Medicare’s Plan To Address Cancer Drug Shortages Is Flawed, Say Experts

  • There have been shortages of more than 300 drugs in 2023.
  • The Biden Administration is attempting to address supply chain issues and potential shortages.
  • The Centers for Medicare and Medicaid Services might propose stockpiles in hospitals. 
  • Experts believe there could be issues with the stockpiles.

( – During the national health emergency, one of the biggest issues facing Americans was medication shortages. Many of the components of the critical medicines people rely on come from overseas. When factories shut down, officials were very concerned about shortages.

Three years later, it remains an issue in the pharma industry. A potential new proposal from the Centers for Medicare and Medicaid Services seeks to alleviate inadequate supplies of essential medications, including cancer drugs. However, experts are warning of problems with the potential proposal.

The Proposal

President Joe Biden has issued a series of executive orders to address supply chain issues and ensure Americans have access to critical medications. As part of those efforts, the Centers for Medicare and Medicaid Services (CMS) is considering partially reimbursing hospitals part of the cost they will incur if they create three-month stockpiles of up to 86 critical medications. The agency could finalize the plan as early as November, when it issues its annual update about Medicare reimbursement to hospitals.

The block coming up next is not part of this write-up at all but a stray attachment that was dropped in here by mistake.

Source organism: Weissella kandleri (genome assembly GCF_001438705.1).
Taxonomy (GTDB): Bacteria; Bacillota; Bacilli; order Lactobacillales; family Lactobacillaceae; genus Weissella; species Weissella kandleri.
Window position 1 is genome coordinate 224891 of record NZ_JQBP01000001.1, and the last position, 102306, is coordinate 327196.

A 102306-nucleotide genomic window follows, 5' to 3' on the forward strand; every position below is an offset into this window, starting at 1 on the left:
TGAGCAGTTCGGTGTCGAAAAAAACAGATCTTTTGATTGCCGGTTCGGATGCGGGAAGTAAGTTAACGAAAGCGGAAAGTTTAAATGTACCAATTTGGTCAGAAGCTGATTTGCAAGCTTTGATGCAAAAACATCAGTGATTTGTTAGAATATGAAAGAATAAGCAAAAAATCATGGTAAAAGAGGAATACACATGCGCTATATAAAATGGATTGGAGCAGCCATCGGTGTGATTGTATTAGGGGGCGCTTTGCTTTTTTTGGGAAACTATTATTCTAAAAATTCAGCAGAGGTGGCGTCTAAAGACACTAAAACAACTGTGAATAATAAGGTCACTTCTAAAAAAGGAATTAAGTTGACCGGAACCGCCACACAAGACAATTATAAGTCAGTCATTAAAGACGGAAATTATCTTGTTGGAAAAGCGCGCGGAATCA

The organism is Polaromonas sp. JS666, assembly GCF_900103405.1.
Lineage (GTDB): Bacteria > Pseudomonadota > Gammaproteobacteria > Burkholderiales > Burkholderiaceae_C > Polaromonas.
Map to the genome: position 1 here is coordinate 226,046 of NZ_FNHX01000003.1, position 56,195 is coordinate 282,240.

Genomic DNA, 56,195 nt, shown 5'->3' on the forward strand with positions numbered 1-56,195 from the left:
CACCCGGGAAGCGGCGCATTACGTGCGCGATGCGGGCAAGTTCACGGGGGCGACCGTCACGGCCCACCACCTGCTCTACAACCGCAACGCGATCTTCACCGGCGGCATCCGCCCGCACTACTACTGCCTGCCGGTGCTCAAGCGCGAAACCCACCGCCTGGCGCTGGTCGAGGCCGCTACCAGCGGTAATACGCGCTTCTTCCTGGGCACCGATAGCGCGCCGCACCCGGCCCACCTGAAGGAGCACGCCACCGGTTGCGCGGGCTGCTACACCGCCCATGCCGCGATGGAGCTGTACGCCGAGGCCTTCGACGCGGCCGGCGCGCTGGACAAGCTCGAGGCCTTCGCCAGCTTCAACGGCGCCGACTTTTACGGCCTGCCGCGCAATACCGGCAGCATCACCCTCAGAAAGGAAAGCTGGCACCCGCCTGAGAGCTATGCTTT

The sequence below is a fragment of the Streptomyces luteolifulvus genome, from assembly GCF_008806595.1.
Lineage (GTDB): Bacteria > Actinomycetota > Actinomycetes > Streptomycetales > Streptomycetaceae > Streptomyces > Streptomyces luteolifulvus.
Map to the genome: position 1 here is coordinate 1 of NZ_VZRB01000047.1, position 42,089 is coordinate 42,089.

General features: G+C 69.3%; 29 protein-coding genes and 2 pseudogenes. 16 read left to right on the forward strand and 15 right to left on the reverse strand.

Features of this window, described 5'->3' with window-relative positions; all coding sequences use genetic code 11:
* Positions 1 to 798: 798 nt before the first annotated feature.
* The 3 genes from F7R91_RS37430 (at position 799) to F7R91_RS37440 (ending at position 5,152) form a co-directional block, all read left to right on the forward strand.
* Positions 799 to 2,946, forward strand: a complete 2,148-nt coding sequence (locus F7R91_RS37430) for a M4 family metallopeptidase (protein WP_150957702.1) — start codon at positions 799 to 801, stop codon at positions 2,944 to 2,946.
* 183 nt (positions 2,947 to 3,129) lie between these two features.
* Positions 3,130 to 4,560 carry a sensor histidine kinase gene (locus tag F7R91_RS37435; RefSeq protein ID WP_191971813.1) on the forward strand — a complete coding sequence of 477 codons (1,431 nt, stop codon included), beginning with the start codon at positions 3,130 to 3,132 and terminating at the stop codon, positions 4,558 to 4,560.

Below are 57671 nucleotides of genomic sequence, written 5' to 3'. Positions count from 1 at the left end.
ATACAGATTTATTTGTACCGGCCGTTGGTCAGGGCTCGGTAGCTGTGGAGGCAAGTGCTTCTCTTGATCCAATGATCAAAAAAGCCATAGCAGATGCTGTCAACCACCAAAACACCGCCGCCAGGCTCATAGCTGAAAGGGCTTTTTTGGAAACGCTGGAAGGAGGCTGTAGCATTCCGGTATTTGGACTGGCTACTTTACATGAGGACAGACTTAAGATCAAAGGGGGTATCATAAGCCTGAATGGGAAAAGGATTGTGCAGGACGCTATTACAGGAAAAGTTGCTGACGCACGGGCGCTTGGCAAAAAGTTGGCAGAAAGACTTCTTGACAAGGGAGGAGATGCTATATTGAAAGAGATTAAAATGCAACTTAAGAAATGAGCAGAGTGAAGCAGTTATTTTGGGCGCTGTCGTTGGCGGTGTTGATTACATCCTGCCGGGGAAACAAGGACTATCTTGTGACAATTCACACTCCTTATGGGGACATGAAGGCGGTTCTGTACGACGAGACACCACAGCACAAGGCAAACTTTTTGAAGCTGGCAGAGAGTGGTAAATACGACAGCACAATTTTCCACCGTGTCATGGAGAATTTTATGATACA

Misses The Mark

The Brookings Institute’s Schaeffer Initiative on Health Policy wrote a letter to CMS Administrator Chiquita Brooks-LaSure voicing concerns about the policy. The researchers said that they agree that creating a stockpile is one of the ways to address the issue. But they are concerned it might not have an impact on the most critical shortages they need to address.

That’s because rural hospitals might not have the funds to create the stockpiles, even with partial reimbursements. The experts warned that less than half of the cost would likely be reimbursed, meaning the hospitals would have to take on a large amount to implement the proposal. There are also concerns that the program will lead to waste, fraud, and abuse, in addition to not being cost-effective.

Emily Tucker, an industrial engineer at Clemson University in South Carolina, told Axios the potential proposal could cause “a massive demand shock to the system.” She said the manufacturers and wholesalers wouldn’t be able to meet those demands.

Potential Solution

America’s Essential Hospitals wrote a letter to Brooks-LaSure about the issue and asked CMS to consider covering the costs to store the stockpiles and the upfront purchasing costs. The group also proposed a six-month buffer stock, saying it would prevent hospitals from panic buying.

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